The Securities Industry Association and a major securities firm, A.G. Becker, have appealed a Federal Reserve Board decision that allows Bankers Trust Co. of New York to act as a broker of commercial paper -- short-term financing instruments with which corporations raise funds from investors.
The lawsuits, filed in U.S. District Court and the U.S. Court of Appeals here, are the most recent round in what is basically a turf war between the banking industry and securities dealers.
Federal banking laws generally prohibit banks from underwriting and brokering issues of securities and stock -- a prohibition that the securities industry claims Bankers Trust is violating. The Federal Reserve Board disagreed with that interpretation when it ruled last month that commercial paper is not a security within the meaning of the federal law in question, the Glass-Steagall Act.
Banks portray the issue as increasing competition and providing more choices for the issuers of commercial paper. The securities industry, on the other hand, says that concentration of economic power is what is at stake.
Bankers Trust began dealing in commercial paper in 1978, an action that was challenged by the Securities Industry Association in 1979. In June 1979, the general counsel of the Federal Reserve Board issued an opinion that the sale of commercial paper by a commercial bank such as Bankers Trust is not prohibited by federal law. The board later reached substantially the same conclusion.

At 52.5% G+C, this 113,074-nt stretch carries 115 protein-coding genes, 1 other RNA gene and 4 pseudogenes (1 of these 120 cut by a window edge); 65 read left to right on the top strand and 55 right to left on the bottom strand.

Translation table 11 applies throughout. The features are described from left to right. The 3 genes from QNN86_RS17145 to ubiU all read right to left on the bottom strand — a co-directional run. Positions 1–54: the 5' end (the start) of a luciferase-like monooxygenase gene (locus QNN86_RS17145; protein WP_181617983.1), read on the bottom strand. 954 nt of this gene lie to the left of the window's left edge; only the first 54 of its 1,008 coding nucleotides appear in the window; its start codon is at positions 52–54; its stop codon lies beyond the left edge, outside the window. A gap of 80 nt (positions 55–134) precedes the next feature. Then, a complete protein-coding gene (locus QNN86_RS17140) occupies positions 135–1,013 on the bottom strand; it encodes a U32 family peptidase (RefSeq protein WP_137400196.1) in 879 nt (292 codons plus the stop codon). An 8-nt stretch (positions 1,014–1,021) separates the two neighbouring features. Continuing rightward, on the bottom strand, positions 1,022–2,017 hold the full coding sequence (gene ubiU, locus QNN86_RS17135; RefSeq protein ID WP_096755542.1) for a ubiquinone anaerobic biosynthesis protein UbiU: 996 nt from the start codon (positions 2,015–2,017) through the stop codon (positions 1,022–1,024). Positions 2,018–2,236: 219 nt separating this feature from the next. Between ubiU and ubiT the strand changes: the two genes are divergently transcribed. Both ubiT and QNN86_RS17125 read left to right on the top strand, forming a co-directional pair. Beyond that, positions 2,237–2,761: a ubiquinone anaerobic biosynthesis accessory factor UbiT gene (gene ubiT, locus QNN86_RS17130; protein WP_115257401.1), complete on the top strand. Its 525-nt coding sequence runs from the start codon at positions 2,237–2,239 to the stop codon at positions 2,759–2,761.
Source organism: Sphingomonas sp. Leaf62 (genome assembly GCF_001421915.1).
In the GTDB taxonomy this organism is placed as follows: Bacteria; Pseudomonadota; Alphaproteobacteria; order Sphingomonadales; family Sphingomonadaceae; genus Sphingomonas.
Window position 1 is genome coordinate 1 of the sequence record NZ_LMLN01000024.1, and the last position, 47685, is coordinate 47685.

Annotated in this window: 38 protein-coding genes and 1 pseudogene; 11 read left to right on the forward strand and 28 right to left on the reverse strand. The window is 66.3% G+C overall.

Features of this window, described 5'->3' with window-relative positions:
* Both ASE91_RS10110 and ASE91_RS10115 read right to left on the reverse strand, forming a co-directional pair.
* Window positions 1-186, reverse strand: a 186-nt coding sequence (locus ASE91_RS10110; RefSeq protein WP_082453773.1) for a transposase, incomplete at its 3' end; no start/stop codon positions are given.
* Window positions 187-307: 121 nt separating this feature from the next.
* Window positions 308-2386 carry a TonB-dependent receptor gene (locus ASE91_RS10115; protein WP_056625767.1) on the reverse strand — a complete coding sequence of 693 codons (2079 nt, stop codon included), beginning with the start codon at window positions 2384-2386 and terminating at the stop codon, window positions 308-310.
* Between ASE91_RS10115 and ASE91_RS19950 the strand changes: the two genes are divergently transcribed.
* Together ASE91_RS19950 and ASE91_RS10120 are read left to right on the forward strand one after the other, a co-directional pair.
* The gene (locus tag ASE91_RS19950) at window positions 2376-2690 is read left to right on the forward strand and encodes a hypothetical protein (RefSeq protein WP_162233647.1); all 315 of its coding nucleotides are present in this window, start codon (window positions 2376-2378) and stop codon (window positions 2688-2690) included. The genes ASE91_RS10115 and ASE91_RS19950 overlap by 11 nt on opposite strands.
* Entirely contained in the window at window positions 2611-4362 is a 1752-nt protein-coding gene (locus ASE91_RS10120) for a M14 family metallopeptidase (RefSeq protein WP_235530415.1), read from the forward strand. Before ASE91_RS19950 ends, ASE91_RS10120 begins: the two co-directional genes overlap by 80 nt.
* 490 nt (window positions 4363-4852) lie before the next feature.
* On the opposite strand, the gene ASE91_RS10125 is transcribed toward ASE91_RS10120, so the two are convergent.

In its appeal of that decision, the Securities Industry Association asked the courts to invalidate the Fed's action and issue a cease-and-desist order against Banker's Trust.
"Clearly it's a foot-in-the-door-type problem, but the related issues of conflict of interest and all kinds of concentration of economic power are also involved in this thing," said Donald J. Crawford, senior vice president of the Securities Industry Association. j
Commercial paper means instruments with a shorter term than nine months. Because it is short-term, commercial paper is exempt from registration provisions of federal securites law.
One of the two largest underwriters of commercial paper, A.G. Becker, also has filed suit to overturn the Fed's decision, claiming that it is the victim of unlawful competition. "Bankers Trust is certainly soliciting people with whom Becker deals and may have done an offer for some of those same people," said attorney Harvey Pitt.
Bankers Trust spokesman Tom Parisi said that the business "has grown over the past two years in a satisfactory way." Bankers Trust does business for about a dozen companies, he said. Rather than underwriting, in which a certain rate of return is basically guaranteed to the issuer of the paper, Bankers Trust has acted more as a broker, bringing together the issuer and potential investors, he said.